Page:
Biogas Project update
On the 18th of March we started our Biogas project. This project involves making a bio-digester which will turn manure into methane gas for cooking and other energy needs. Tom had to re-do some fencing and clear the site for the bio-digester. He calculated that with the amount of manure we are getting (around 30kg per day), we need a 5 cubic metre bio-digester, which will give us around 1 1/2 cubic metres of gas per day.
Lead up time to get the gas going will be around 60 days once we start filling the bio-digester. But we are not there yet, and here I have documented the start of the project.
We got a lot of questions about how we dealt with council etc. Since this is for private use and we are not selling the gas commercially, there are no hoops we need to jump through. So we cleared the site and started digging.
Tom drew where he needed to dig on the ground, whereupon he used the excavator to dig the round hole (2.8 diameter), plus a square hole which will be part of the outlet. He also marked out where the inlet will be (small round circle on the right). He had to regularly check levels, to ensure the bottom was level and the sides of the hole were straight.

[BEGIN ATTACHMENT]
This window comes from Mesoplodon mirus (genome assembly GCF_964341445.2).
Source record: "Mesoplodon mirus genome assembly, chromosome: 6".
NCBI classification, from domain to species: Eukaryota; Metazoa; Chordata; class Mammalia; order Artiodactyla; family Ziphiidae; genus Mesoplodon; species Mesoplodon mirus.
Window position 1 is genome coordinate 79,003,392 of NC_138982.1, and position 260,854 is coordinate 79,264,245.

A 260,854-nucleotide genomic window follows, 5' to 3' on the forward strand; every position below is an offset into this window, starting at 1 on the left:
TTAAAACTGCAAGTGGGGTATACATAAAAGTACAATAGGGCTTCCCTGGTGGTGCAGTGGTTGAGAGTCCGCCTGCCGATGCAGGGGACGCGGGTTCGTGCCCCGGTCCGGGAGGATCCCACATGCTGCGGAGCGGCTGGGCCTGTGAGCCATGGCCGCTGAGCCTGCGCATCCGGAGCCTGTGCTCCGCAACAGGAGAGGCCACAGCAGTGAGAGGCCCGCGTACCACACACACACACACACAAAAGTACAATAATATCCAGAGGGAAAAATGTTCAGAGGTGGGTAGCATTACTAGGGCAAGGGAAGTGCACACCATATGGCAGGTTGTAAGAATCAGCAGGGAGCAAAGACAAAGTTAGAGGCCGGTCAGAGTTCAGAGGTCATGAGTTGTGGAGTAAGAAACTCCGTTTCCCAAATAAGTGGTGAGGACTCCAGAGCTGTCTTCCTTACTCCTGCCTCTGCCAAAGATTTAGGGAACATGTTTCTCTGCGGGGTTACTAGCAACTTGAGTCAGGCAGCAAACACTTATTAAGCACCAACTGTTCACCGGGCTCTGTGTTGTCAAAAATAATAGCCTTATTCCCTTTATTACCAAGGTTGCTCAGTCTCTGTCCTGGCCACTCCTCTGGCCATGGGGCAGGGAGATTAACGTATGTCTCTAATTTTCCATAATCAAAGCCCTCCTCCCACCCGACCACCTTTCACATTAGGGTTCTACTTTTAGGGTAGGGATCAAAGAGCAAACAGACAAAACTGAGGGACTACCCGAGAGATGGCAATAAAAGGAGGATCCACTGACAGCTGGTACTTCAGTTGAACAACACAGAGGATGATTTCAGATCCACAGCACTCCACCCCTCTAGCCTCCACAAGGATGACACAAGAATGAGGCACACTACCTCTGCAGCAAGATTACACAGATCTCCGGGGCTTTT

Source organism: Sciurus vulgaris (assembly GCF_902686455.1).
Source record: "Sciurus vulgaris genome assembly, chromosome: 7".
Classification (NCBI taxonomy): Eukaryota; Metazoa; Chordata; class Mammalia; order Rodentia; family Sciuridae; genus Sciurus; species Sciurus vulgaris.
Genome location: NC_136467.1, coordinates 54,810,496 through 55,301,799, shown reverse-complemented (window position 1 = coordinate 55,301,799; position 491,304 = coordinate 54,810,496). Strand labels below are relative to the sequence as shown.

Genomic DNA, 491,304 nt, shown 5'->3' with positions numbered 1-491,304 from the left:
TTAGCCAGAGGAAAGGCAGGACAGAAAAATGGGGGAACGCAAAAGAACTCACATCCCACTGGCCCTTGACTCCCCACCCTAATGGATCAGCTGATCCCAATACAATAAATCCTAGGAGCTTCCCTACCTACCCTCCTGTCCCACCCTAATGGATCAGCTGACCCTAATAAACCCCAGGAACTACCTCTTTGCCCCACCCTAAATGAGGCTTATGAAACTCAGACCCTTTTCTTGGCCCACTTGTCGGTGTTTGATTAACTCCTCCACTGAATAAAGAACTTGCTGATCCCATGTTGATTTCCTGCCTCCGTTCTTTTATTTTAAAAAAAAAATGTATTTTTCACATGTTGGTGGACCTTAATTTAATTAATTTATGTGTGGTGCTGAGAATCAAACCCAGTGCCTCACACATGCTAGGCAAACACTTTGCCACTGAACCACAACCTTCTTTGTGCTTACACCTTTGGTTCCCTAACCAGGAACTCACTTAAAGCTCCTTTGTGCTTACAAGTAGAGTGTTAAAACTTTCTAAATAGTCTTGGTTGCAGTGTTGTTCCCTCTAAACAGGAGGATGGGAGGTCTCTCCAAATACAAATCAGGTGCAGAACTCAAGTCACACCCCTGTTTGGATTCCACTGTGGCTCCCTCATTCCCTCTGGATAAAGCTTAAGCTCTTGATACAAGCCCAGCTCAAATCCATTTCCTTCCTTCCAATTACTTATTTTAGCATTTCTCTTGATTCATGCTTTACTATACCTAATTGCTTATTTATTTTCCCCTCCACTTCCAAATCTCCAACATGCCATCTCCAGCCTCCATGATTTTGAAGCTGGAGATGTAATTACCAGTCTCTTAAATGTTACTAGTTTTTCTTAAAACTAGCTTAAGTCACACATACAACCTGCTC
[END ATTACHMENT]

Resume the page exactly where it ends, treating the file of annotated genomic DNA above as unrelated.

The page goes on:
The hole was then further dug out by hand, ensuring the levels were correct and walls were straight. Tom then put a pole in the middle and measured the inner radius, thus determining where the bricks would need to go.
A tarp had to be placed over the hole, since we were experiencing some wet weather, and we needed a dry area to pour the concrete and did not want the hole to fill up with water.
To ensure a good foundation, the outer circle (where the bricks will be for the walls) was dug out deeper. This way there is more concrete under the wall to hold its weight, which makes it stronger. We were lucky, there was only a little bit of water in the bottom of the outer circle, which meant that water had only just been struck. This was of no concern at this time, but strategies will be put in place to divert water past the bio-digester in wetter times.
We put down rio mesh and then the concrete was poured. The post stayed in the middle so that we could still measure where the bricks were supposed to go. Once the concrete was hard, Tom attached some wire to the centre post which was as long as the inner radius, and then measured out where the bricks had to go. He marked the concrete with blue pencil and laid the bricks out so everyone could see where they were supposed to go and how they needed to be laid.
They laid one layer of bricks that day. In the coming weeks we will add some more layers of bricks until we have a wall about a metre high. Then we can start the second stage of the bio-digester: The dome!
To be involved in the next stage of the bio-digester, “The Dome”, please click here for dates and to book.
Well done Tom! I’m impressed with the size of it all…